I'll say one thing about the makers of SKIN GAME, the 1971 comic western released by Warner Brothers, especially director Paul Bogart (ALL IN THE FAMILY), writers Richard Alan Simmons (COLUMBO) and Peter Stone (CHARADE), and star James Garner (whose Cherokee Productions made it)--they, to quote Dabney Coleman in DRAGNET, "got balls the size of church bells". It's a sure bet this movie would never get financed by a Hollywood studio today. That's right--it's a lighthearted comedy about slavery!
Despite the PG rating it earned from the MPAA in 1971, Turner Classic Movies aired it several years ago with a TV-14 for "racially sensitive material". That seems a bit harsh to me, for, despite its surprisingly candid look at slavery, it seems such an adult rating might cause viewers to shy away from a film that makes genuine points between the laughs. However, TCM does not appear to have run it since then, and I'm betting concerns about political correctness are the reason.
In the pre-Civil War West, white Quincy (Garner) and black Jason (Louis Gossett Jr.) are fast-talking conmen and friends who travel from small town to small town, working their perennial scam. Pretending to be a slave owner hard up for cash with his "yassuh, nossuh" property, Quincy pops into the local saloon or slave auction to sell Jason for a few hundred bucks, later to rescue him and split the dough. The two have quite a bankroll squirreled away in a Chicago bank, and Jason, whose role in the play is obviously more dangerous, is ready to retire. Quincy convinces his pal to do one last touch, an auction which could fetch up to $2000. Complications arise in the form of two women: Ginger (Susan Clark), another con artist wise to Quincy and Jason's masquerade, and Naomi (Brenda Sykes), a beautiful slave girl whom Jason wants Quincy to buy for him. The plot's more serious undertones kick in when Jason, who was born in New Jersey and has always been free, is actually forced into slavery on the plantation of the cruel Calloway (Andrew Duggan), leading to Quincy's months-long search for his friend.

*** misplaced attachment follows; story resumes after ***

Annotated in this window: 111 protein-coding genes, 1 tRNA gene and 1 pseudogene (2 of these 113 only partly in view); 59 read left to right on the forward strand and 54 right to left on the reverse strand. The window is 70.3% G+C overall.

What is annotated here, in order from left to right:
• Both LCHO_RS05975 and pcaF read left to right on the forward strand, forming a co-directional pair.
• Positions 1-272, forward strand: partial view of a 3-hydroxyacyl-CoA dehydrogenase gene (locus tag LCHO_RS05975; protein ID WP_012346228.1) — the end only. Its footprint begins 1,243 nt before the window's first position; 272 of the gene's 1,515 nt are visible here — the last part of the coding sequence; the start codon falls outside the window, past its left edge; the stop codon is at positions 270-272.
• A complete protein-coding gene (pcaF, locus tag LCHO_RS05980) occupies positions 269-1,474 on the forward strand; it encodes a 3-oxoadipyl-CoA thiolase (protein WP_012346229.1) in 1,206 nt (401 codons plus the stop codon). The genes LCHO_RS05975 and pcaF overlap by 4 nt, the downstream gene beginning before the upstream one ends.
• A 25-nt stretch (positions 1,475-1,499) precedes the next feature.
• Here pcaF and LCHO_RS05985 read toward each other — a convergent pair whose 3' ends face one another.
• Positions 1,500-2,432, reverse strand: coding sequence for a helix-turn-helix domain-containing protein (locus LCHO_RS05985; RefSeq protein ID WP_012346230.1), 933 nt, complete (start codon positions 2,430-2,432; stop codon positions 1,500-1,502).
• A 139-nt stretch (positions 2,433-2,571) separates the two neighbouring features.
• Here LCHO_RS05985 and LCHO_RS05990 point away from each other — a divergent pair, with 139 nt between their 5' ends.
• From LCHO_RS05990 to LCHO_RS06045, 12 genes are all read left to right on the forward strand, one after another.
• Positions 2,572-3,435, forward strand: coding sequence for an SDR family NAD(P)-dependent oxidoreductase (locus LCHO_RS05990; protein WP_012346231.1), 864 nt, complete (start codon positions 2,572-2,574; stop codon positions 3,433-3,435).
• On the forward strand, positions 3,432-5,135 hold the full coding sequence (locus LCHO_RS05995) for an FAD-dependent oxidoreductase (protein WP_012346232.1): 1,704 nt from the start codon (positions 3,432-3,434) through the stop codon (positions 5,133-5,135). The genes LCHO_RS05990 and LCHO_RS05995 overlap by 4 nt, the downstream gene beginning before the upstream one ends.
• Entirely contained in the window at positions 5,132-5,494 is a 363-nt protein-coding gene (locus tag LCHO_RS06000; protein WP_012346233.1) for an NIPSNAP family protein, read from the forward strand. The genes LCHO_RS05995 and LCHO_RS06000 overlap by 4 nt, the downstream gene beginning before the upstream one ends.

SKIN GAME is marvelous, featuring fun performances by Garner and Gossett, who share a genuine warmth and chemistry on screen (Gossett later guested on Garner's ROCKFORD FILES series a couple of times), which makes the potentially incendiary plot easier to take. Both actors are given chances to shine on their own, and Gossett especially makes the most of them, able to use his natural charisma and intelligence to put his character on the same level as Garner's.
Not to say that SKIN GAME is watered down; there's a real edge to the racial humor. The N-word pops up almost as often as a Quentin Tarantino script, and, while I found it a bit unnerving, I have the feeling it was Bogart's intention. This is not HOGAN'S HEROES (a show I personally have no problem with) with bumbling slave owners--these are cruel, callous, arrogant men--but SKIN GAME finds just the right balance between social commentary and MAVERICK-style humor. It's no less thought-provoking than a Spike Lee film, but slicker and more entertaining than most.
Bogart's supporting cast is made up mainly of familiar TV faces, such as Edward Asner, Henry Jones, Neva Patterson, Parley Baer, Royal Dano, Juanita Moore, Dort Clark, George Wallace and Burt Mustin. Music by David Shire. Gossett actually returned as Jason three years later in the made-for-TV remake SIDEKICKS, with Larry Hagman replacing Garner. It was likely a pilot for a proposed series, but even in 1974 this sort of humor may have crossed a line few networks wanted to cross.